Energy revolution: Metals instead of oil and gas from the sea?
The exploration and extraction of oil and gas in the sea endangers the marine ecosystem. Abandoning fossil fuels not only protects the climate, but also life in the ocean. However, the energy revolution is creating a new problem. Instead of oil and gas, the aim is to use deep-sea mining to extract metals from the sea that are needed for the production of solar cells, wind turbines and electric cars.
Up to now, metallic raw materials such as copper, cobalt or nickel have been mined on land. This terrestrial mining has an enormous impact on the environment and people: Toxins seep into the soil and water, forests are cleared, entire areas are bulldozed and thus habitats are destroyed, people are resettled or exploited as cheap labour and are exposed to serious danger in the mines.
The availability of minerals that are primarily mined in politically unstable countries is also uncertain. In this context, critical raw materials are those on which many countries are economically dependent, but whose procurement entails political dependence on a few producer states.
Diverting to the deep-sea
In order to become more independent in the extraction of critical metals, some countries and private companies want to mine them in the deep-sea, which is rich in metallic deposits. The utilisation of these resources is currently being regulated.
Mining raw materials on the seabed is complex and expensive. Technologies that can withstand the extreme conditions in the deep-sea are still in the development phase. Since minerals are extracted from the seabed by machines, it is possible to limit direct human suffering. On the other hand, environmental pollution which is almost impossible to monitor in the depths of the oceans, can take on devastating proportions.
In addition to causing damage to the ecosystem, deep sea mining also threatens to reverse the positive effect on the global carbon footprint that an energy revolution is striving to achieve. The deep sea stores a great deal of CO2, which may be released with the disturbance of the seabed – thus further exacerbating climate change.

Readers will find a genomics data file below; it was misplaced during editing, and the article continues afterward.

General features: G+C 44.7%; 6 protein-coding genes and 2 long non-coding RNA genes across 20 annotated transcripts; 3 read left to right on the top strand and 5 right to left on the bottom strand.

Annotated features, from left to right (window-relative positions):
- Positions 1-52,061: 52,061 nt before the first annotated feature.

Will metals from the sea be needed at all?
Industry predicts an increased demand for metallic raw materials with a view to e-mobility, renewable energies, the technologisation of the working world and the boom in consumer electronics. However, it ignores the factor of technological innovation. There are already car batteries that are being produced today, for example, that use very little cobalt. Moreover, the optimised use of resources within the framework of an urgently needed recycling economy is gaining in importance.
It is therefore quite possible that deep-sea mining will not be needed to meet future raw material requirements. It is also questionable whether it will be worthwhile at all due to the high investment costs. If the demand for newly-mined metals is reduced through innovation and recycling, it could continue to be met by terrestrial mining, which must be strictly regulated in order to protect people and the environment. If the demand for newly mined metals were to be reduced through innovation and recycling, it could continue to be met by terrestrial mining, which must, however, be strictly regulated in order to protect people and the environment.
OceanCare is in favour of decarbonisation because the exploration and extraction of oil and gas from the sea must end as soon as possible. However, it is not expedient to create new dangers for the marine ecosystem as part of the energy revolution. The health of the ocean is essential for the protection of the climate.